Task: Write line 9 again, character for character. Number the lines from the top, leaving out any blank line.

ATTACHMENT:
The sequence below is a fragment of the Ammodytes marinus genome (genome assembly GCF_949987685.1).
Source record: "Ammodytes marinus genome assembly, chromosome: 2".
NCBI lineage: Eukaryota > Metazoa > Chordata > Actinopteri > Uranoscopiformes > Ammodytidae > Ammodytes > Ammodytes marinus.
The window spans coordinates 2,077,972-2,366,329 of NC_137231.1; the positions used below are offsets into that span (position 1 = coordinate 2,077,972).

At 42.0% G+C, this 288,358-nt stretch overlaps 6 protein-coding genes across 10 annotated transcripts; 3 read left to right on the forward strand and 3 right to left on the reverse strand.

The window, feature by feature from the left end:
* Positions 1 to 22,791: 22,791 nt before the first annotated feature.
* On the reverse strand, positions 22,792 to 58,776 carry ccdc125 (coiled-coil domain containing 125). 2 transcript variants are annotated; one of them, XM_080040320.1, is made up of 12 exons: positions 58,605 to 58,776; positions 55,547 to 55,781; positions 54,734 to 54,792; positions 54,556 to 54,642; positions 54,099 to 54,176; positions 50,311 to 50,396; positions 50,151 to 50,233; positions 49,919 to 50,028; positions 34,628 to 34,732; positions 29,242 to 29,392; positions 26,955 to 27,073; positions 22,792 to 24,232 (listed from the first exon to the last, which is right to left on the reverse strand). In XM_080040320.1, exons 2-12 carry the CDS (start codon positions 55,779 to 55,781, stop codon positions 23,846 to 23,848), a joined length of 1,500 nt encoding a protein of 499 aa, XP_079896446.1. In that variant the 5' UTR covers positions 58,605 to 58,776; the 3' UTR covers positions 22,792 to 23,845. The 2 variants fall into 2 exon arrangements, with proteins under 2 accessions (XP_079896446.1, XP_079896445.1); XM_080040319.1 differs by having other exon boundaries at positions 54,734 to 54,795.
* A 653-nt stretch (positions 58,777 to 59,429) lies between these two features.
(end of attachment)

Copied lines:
* A 653-nt stretch (positions 58,777 to 59,429) lies between these two features.